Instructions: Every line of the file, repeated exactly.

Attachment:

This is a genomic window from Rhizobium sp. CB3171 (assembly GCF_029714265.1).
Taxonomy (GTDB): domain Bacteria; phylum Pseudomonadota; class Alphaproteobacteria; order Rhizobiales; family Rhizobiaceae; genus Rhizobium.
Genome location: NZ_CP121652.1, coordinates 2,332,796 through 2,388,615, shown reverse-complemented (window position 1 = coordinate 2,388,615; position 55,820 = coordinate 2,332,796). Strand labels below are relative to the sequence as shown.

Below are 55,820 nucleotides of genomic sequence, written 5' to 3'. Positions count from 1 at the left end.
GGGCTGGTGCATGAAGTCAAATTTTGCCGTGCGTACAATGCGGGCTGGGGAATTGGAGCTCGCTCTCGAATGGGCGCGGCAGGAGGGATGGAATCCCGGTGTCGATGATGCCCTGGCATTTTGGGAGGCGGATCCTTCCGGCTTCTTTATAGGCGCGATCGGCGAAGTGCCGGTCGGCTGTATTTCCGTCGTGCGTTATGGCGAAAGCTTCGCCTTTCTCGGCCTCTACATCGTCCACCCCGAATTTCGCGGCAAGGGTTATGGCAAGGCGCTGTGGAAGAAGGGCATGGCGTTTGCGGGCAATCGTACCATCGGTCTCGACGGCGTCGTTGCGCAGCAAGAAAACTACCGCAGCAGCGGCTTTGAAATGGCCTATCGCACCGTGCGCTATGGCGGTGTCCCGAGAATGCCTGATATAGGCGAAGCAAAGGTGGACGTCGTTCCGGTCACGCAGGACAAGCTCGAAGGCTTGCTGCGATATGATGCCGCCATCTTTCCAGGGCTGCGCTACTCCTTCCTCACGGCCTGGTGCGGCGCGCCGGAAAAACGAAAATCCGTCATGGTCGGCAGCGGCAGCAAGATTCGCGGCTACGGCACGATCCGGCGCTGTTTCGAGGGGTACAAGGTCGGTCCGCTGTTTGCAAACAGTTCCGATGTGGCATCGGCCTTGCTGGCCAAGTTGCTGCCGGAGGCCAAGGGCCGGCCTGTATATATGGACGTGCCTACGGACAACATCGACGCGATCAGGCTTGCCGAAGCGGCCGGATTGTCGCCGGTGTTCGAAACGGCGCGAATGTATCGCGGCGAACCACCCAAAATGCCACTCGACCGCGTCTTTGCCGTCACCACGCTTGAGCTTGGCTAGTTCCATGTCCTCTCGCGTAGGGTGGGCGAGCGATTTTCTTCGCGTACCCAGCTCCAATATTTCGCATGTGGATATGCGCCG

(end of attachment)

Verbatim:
This is a genomic window from Rhizobium sp. CB3171 (assembly GCF_029714265.1).
Taxonomy (GTDB): domain Bacteria; phylum Pseudomonadota; class Alphaproteobacteria; order Rhizobiales; family Rhizobiaceae; genus Rhizobium.
Genome location: NZ_CP121652.1, coordinates 2,332,796 through 2,388,615, shown reverse-complemented (window position 1 = coordinate 2,388,615; position 55,820 = coordinate 2,332,796). Strand labels below are relative to the sequence as shown.

Below are 55,820 nucleotides of genomic sequence, written 5' to 3'. Positions count from 1 at the left end.
GGGCTGGTGCATGAAGTCAAATTTTGCCGTGCGTACAATGCGGGCTGGGGAATTGGAGCTCGCTCTCGAATGGGCGCGGCAGGAGGGATGGAATCCCGGTGTCGATGATGCCCTGGCATTTTGGGAGGCGGATCCTTCCGGCTTCTTTATAGGCGCGATCGGCGAAGTGCCGGTCGGCTGTATTTCCGTCGTGCGTTATGGCGAAAGCTTCGCCTTTCTCGGCCTCTACATCGTCCACCCCGAATTTCGCGGCAAGGGTTATGGCAAGGCGCTGTGGAAGAAGGGCATGGCGTTTGCGGGCAATCGTACCATCGGTCTCGACGGCGTCGTTGCGCAGCAAGAAAACTACCGCAGCAGCGGCTTTGAAATGGCCTATCGCACCGTGCGCTATGGCGGTGTCCCGAGAATGCCTGATATAGGCGAAGCAAAGGTGGACGTCGTTCCGGTCACGCAGGACAAGCTCGAAGGCTTGCTGCGATATGATGCCGCCATCTTTCCAGGGCTGCGCTACTCCTTCCTCACGGCCTGGTGCGGCGCGCCGGAAAAACGAAAATCCGTCATGGTCGGCAGCGGCAGCAAGATTCGCGGCTACGGCACGATCCGGCGCTGTTTCGAGGGGTACAAGGTCGGTCCGCTGTTTGCAAACAGTTCCGATGTGGCATCGGCCTTGCTGGCCAAGTTGCTGCCGGAGGCCAAGGGCCGGCCTGTATATATGGACGTGCCTACGGACAACATCGACGCGATCAGGCTTGCCGAAGCGGCCGGATTGTCGCCGGTGTTCGAAACGGCGCGAATGTATCGCGGCGAACCACCCAAAATGCCACTCGACCGCGTCTTTGCCGTCACCACGCTTGAGCTTGGCTAGTTCCATGTCCTCTCGCGTAGGGTGGGCGAGCGATTTTCTTCGCGTACCCAGCTCCAATATTTCGCATGTGGATATGCGCCG